Dating men too nice
I used to work in a women's domestic violence shelter, so when I talk about how being too nice can ruin your relationship, I feel those women staring me down from their cots as they wished they had that problem. Believe it or not, a lot of couples have problems that stem from being too nice. I studied healthy relationships in-depth and talked with countless couples about how to make their relationships stronger, both as a Domestic Violence Victim Advocate and as a Planned Parenthood Certified Responsible Sexuality Educator. There are many different ways to be in an unhealthy relationship, and not all of them are centered around abuse, or even negativity, for that matter.More specifically, those problems are usually about a fear of losing, disappointing, or upsetting the person they love so much.Unfortunately, as the saying goes, if you want to make an omelette, you gotta break a few eggs. If your partner is always on the sunny side of life, there could be some denial happening. Especially when one partner is going through something terrible.Or, if you want to be in a healthy relationship, sometimes you have to go to uncomfortable, sad, angry, or disappointed places. "Controlling our feelings is a form of self-manipulation that we perform in an effort to control others' responses to us in the hopes of winning their approval or minimizing the chances of them feeling hurt, angry, or displeased with us" according to Linda and Charlie Bloo M in an article for Psychology Today.That's not to say you should get mean or stop caring so much about your partner. Sometimes, the right thing to do is let the terribleness wash over your partner and just be understanding.But if you're doing any of these things below, you might want to have some #realtalk with your partner about how they feel, then maybe tone it down a tad. If you're really going to connect on an intimate level, you have to both let your guard down at from time to time. I know you only want me to take those vitamins because you love me, but I don't want to take them and you can't make me.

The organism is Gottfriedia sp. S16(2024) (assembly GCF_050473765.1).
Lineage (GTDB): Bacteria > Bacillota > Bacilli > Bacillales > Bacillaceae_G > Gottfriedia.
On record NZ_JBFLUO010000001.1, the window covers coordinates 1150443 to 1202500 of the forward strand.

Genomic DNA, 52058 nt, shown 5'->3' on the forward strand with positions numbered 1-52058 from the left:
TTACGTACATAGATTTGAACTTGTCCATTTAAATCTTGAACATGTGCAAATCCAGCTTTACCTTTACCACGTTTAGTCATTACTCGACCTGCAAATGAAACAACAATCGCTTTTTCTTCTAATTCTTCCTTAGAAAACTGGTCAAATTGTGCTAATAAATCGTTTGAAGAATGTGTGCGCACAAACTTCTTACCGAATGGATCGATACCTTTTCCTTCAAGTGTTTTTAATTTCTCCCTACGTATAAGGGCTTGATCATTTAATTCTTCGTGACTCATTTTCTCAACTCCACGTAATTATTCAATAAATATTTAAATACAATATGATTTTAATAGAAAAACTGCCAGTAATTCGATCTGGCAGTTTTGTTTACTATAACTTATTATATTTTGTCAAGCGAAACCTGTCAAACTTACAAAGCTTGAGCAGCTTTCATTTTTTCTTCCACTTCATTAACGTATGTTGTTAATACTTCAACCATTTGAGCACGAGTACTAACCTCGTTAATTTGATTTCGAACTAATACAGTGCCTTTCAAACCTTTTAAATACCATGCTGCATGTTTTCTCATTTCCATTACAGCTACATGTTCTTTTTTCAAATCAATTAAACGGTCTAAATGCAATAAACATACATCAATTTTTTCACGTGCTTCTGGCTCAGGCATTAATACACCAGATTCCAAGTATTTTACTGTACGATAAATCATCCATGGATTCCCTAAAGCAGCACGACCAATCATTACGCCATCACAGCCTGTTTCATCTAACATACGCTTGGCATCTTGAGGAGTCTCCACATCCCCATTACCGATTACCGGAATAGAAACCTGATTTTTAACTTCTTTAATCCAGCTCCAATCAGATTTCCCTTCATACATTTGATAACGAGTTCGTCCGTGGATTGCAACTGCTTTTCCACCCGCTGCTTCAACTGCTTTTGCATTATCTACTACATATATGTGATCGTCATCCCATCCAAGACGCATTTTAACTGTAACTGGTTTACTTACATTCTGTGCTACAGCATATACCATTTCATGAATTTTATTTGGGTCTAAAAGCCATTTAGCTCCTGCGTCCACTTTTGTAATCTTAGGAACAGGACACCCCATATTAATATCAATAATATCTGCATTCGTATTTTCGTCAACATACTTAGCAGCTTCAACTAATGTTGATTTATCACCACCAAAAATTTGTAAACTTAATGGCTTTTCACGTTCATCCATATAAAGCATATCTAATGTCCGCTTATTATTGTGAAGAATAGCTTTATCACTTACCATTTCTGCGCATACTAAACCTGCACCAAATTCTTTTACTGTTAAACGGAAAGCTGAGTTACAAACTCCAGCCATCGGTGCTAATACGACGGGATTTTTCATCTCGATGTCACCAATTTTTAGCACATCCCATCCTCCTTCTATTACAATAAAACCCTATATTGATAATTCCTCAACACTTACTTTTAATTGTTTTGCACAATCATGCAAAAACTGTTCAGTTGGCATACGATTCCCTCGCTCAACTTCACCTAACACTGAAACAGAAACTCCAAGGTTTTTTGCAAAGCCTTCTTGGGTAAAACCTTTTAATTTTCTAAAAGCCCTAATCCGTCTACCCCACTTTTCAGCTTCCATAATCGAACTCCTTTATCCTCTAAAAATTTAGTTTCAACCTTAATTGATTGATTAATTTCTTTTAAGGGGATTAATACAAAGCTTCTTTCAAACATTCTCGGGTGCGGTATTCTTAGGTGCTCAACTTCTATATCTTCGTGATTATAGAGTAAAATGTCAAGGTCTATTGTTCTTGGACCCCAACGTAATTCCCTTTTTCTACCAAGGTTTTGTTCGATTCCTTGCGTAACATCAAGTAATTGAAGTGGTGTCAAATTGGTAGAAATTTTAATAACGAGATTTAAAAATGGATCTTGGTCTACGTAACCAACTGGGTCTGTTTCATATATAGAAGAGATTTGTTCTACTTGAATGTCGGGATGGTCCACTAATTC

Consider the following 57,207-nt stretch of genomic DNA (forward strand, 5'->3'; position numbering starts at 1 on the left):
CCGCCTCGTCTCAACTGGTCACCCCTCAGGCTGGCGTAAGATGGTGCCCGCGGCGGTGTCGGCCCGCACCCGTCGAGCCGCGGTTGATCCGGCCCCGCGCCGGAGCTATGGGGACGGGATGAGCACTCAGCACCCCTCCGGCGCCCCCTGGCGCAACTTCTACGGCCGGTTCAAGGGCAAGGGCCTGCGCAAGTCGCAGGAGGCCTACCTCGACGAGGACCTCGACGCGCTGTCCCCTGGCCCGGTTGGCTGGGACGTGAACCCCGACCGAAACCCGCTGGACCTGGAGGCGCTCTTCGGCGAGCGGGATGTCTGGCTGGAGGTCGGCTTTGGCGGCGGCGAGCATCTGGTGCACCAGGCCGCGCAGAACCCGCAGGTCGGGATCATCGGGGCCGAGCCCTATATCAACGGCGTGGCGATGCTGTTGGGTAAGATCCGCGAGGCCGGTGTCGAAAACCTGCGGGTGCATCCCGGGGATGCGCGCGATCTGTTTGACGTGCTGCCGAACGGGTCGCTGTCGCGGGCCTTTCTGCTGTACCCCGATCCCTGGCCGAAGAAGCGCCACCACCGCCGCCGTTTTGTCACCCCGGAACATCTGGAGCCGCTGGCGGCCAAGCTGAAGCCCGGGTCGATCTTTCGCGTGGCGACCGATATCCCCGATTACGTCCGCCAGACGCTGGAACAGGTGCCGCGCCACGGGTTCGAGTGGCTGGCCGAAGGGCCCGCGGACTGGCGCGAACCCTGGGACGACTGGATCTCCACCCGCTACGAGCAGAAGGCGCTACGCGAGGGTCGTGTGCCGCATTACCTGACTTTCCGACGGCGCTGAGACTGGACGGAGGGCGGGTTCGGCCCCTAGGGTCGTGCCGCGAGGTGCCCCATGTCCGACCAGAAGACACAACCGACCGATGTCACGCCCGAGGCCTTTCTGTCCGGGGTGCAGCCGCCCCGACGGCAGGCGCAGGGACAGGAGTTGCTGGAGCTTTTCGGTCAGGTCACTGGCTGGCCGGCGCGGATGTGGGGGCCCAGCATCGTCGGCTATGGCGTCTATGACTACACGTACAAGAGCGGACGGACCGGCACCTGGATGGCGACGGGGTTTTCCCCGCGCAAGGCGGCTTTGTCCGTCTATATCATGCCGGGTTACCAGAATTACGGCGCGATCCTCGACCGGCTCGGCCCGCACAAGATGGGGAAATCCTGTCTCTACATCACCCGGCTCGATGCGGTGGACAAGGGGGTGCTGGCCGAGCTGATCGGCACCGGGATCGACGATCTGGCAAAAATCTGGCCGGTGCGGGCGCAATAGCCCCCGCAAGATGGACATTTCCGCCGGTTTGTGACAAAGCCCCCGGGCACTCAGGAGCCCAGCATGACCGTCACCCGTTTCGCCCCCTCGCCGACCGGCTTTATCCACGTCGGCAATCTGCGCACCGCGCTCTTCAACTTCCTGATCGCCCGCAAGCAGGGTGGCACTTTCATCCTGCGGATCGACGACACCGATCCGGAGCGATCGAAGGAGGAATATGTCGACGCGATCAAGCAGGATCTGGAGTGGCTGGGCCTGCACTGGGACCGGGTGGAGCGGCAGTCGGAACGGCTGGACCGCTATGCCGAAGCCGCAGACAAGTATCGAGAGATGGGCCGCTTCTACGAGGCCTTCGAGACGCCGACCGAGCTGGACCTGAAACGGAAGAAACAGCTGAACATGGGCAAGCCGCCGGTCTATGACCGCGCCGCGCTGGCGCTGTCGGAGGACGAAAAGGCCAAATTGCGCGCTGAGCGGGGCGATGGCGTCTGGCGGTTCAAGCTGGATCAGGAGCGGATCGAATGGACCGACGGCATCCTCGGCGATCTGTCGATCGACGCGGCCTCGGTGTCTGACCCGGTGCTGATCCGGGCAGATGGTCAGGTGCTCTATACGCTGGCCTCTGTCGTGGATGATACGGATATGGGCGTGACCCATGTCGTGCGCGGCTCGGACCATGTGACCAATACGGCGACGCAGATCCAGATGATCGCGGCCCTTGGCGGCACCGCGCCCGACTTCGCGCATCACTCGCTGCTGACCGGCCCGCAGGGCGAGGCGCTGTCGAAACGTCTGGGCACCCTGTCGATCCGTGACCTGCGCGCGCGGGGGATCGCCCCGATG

My partner likes to ask me if I've done these things a thousand times a week. If you do it too much and too often, it can make your partner feel like child. You can't force health foods, you can't make make someone wear mittens when it's cold, and you can't exclude them from big decisions because you think you know what's best. W., in an article for Psychology Today, pointed out that we need to have a partner who sees our quirks, vulnerable areas, and unique attributes (both good and bad) and loves us for them. You have to be in an equal partnership, emotionally as well as in terms of power and responsibility.She only asks me these things so much because she cares about me, and you or your partner probably have the same motivation to care for each other. That's not a true, equal partnership, that's a scenario where you're trying to be in control, even if your intentions are loving and sincere. When two people spend a lot of time together, they're going to disagree. If you consciously never disagree with your partner, you're basically setting up a relationship in which your partner is always right.But when you're constantly checking up on your partner, there can be an unspoken undercurrent of distrust. People pleasing can mean all kinds of things, from never saying no to doing more than your fair share of the housework without complaining. Not only will it create a burden of a situation that's hard for your partner to live up to, but it will fill you with regret, unfulfilled desires, and resentments.If you're justifying being a people pleaser by telling yourself that you're just spoiling your partner, you'll soon come to realize that you're actually setting up expectations that will lead to resentments and anger. Disagreements don't have to be scary, terrible messes with some good communication skills and some patience.When you never make it about you, it's never about you. They're an essential part of all healthy relationships.